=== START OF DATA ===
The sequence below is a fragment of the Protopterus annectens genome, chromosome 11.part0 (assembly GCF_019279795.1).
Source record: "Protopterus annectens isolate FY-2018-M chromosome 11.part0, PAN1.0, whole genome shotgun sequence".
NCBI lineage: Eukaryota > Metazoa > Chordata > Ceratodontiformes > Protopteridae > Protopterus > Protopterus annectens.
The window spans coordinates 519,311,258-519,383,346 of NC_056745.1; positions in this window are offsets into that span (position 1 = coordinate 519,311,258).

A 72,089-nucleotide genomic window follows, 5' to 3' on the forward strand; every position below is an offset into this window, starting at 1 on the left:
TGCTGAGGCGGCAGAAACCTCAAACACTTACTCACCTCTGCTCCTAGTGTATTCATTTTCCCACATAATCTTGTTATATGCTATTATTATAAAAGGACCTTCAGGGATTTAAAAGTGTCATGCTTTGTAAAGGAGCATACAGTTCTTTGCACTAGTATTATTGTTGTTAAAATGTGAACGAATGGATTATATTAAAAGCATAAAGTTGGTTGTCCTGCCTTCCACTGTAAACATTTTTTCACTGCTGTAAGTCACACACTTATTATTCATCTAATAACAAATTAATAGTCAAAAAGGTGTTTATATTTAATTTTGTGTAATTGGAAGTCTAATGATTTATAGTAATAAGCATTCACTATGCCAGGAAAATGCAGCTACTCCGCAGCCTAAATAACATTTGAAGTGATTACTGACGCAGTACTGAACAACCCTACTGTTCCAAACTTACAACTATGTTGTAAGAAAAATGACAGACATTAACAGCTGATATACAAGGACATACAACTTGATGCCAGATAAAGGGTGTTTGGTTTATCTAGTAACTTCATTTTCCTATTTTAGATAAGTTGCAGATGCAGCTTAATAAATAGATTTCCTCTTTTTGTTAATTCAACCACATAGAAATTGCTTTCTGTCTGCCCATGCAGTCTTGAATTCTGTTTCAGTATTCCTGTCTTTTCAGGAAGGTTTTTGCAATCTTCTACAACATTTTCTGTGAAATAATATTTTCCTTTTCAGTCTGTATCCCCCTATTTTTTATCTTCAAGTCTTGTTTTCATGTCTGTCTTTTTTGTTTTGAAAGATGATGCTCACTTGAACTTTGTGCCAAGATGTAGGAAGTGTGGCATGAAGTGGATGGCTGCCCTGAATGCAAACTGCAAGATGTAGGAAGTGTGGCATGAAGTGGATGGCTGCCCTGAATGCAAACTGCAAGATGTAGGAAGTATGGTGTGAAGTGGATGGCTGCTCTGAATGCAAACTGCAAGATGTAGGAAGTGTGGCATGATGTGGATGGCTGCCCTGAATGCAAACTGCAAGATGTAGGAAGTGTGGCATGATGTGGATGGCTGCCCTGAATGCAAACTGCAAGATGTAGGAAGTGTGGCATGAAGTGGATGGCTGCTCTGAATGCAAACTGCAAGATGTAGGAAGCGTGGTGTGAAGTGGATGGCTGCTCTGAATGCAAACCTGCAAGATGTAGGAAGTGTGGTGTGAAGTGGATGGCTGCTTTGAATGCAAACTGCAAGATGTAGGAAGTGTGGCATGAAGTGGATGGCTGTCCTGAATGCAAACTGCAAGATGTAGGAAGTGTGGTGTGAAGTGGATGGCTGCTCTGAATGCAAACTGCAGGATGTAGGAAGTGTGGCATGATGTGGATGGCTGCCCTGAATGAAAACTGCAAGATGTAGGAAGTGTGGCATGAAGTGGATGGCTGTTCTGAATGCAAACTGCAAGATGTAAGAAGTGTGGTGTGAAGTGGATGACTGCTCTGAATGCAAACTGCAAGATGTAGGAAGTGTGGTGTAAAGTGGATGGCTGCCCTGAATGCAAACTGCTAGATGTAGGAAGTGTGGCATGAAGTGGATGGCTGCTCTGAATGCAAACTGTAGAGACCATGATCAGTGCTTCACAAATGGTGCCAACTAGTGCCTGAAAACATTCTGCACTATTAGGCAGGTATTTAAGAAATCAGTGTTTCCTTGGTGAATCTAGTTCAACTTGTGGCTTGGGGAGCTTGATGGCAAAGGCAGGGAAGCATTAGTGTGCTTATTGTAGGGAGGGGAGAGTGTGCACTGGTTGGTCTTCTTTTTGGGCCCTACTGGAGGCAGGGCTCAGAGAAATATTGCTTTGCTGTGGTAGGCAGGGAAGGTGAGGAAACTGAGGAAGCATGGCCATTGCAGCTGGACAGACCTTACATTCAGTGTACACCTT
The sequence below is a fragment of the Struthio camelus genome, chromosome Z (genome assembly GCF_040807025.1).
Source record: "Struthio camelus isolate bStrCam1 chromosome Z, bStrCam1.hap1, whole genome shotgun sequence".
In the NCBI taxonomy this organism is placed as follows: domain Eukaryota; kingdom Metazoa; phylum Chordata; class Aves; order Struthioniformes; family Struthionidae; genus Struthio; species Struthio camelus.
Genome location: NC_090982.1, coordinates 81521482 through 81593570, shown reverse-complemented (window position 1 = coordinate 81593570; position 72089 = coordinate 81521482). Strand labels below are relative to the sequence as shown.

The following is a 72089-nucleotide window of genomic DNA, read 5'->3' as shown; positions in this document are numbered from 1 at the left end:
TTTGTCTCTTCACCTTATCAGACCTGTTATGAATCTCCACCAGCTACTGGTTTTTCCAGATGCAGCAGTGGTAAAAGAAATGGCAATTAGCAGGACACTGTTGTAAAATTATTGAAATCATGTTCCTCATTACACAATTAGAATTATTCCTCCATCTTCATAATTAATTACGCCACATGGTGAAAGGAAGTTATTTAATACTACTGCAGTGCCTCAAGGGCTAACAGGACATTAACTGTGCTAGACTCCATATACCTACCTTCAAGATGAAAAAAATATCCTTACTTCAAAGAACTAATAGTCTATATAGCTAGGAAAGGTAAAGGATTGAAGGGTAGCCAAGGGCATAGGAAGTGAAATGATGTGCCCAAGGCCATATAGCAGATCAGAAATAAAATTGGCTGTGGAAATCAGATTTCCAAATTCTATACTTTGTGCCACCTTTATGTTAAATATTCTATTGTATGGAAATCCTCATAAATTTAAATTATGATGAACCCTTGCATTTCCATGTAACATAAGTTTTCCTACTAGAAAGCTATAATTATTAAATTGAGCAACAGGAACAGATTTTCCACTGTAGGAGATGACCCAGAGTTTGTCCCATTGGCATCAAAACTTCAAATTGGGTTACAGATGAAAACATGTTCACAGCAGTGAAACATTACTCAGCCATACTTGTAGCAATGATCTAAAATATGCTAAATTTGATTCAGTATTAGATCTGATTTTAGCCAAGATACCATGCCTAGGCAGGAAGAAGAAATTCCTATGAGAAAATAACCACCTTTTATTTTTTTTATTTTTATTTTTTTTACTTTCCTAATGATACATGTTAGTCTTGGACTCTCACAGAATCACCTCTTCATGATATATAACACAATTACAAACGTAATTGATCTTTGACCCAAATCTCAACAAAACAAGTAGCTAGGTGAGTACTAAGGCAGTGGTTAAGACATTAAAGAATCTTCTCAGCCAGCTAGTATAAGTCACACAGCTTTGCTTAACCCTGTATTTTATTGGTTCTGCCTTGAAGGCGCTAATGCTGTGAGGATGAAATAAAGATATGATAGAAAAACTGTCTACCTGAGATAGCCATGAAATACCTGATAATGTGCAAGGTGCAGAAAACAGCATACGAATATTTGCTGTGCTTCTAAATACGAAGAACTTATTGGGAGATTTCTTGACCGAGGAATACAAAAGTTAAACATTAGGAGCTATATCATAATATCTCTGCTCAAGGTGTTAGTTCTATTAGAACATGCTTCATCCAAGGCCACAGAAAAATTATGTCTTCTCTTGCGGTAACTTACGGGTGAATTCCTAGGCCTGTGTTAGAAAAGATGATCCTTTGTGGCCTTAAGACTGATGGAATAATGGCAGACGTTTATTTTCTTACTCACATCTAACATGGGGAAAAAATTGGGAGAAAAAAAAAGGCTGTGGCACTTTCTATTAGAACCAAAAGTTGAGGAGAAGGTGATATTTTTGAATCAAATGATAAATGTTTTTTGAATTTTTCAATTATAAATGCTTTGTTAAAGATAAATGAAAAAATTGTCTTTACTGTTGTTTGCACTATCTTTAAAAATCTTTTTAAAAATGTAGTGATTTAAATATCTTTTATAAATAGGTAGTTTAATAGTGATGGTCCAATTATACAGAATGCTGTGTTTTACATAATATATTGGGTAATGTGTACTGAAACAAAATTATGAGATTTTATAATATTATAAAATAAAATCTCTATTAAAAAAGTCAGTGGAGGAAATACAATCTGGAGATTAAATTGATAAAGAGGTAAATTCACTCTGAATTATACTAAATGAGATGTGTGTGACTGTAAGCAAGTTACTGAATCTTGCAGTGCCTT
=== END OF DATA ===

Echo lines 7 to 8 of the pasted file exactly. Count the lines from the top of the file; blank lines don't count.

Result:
The sequence below is a fragment of the Struthio camelus genome, chromosome Z (genome assembly GCF_040807025.1).
Source record: "Struthio camelus isolate bStrCam1 chromosome Z, bStrCam1.hap1, whole genome shotgun sequence".